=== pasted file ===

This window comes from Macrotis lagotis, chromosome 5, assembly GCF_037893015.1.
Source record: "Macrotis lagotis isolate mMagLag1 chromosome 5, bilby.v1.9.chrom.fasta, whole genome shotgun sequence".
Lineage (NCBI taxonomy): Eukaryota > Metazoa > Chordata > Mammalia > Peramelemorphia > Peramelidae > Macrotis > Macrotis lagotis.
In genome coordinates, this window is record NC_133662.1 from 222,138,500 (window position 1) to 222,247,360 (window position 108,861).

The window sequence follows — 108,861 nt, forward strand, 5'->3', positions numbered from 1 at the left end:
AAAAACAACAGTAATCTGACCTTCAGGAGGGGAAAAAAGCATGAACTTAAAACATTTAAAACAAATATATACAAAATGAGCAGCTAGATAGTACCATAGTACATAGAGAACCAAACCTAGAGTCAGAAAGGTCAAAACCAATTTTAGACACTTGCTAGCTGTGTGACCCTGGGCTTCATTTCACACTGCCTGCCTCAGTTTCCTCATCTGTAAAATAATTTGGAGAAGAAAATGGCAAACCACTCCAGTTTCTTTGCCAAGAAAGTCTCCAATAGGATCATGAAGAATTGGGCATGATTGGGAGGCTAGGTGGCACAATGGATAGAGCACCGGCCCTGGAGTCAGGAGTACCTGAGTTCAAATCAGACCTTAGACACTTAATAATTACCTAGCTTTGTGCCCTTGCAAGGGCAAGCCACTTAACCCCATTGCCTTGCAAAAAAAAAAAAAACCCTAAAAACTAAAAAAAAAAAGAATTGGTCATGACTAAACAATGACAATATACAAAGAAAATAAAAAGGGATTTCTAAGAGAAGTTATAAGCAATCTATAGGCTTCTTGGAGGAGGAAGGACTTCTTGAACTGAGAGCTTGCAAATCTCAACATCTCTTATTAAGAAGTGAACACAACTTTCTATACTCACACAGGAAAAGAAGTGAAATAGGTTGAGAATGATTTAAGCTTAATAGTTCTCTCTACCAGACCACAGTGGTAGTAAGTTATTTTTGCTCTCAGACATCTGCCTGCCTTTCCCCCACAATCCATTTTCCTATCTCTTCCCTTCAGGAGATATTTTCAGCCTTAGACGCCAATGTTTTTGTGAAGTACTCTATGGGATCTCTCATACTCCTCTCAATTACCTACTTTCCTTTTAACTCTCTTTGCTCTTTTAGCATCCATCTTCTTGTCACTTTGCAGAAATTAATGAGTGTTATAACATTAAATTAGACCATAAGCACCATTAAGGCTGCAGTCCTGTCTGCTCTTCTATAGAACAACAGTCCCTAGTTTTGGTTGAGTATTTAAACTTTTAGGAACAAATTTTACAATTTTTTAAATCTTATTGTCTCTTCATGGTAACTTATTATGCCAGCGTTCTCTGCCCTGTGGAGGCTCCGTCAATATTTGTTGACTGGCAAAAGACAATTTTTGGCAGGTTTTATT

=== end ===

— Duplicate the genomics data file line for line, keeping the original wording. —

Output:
This window comes from Macrotis lagotis, chromosome 5, assembly GCF_037893015.1.
Source record: "Macrotis lagotis isolate mMagLag1 chromosome 5, bilby.v1.9.chrom.fasta, whole genome shotgun sequence".
Lineage (NCBI taxonomy): Eukaryota > Metazoa > Chordata > Mammalia > Peramelemorphia > Peramelidae > Macrotis > Macrotis lagotis.
In genome coordinates, this window is record NC_133662.1 from 222,138,500 (window position 1) to 222,247,360 (window position 108,861).

The window sequence follows — 108,861 nt, forward strand, 5'->3', positions numbered from 1 at the left end:
AAAAACAACAGTAATCTGACCTTCAGGAGGGGAAAAAAGCATGAACTTAAAACATTTAAAACAAATATATACAAAATGAGCAGCTAGATAGTACCATAGTACATAGAGAACCAAACCTAGAGTCAGAAAGGTCAAAACCAATTTTAGACACTTGCTAGCTGTGTGACCCTGGGCTTCATTTCACACTGCCTGCCTCAGTTTCCTCATCTGTAAAATAATTTGGAGAAGAAAATGGCAAACCACTCCAGTTTCTTTGCCAAGAAAGTCTCCAATAGGATCATGAAGAATTGGGCATGATTGGGAGGCTAGGTGGCACAATGGATAGAGCACCGGCCCTGGAGTCAGGAGTACCTGAGTTCAAATCAGACCTTAGACACTTAATAATTACCTAGCTTTGTGCCCTTGCAAGGGCAAGCCACTTAACCCCATTGCCTTGCAAAAAAAAAAAAAACCCTAAAAACTAAAAAAAAAAAGAATTGGTCATGACTAAACAATGACAATATACAAAGAAAATAAAAAGGGATTTCTAAGAGAAGTTATAAGCAATCTATAGGCTTCTTGGAGGAGGAAGGACTTCTTGAACTGAGAGCTTGCAAATCTCAACATCTCTTATTAAGAAGTGAACACAACTTTCTATACTCACACAGGAAAAGAAGTGAAATAGGTTGAGAATGATTTAAGCTTAATAGTTCTCTCTACCAGACCACAGTGGTAGTAAGTTATTTTTGCTCTCAGACATCTGCCTGCCTTTCCCCCACAATCCATTTTCCTATCTCTTCCCTTCAGGAGATATTTTCAGCCTTAGACGCCAATGTTTTTGTGAAGTACTCTATGGGATCTCTCATACTCCTCTCAATTACCTACTTTCCTTTTAACTCTCTTTGCTCTTTTAGCATCCATCTTCTTGTCACTTTGCAGAAATTAATGAGTGTTATAACATTAAATTAGACCATAAGCACCATTAAGGCTGCAGTCCTGTCTGCTCTTCTATAGAACAACAGTCCCTAGTTTTGGTTGAGTATTTAAACTTTTAGGAACAAATTTTACAATTTTTTAAATCTTATTGTCTCTTCATGGTAACTTATTATGCCAGCGTTCTCTGCCCTGTGGAGGCTCCGTCAATATTTGTTGACTGGCAAAAGACAATTTTTGGCAGGTTTTATT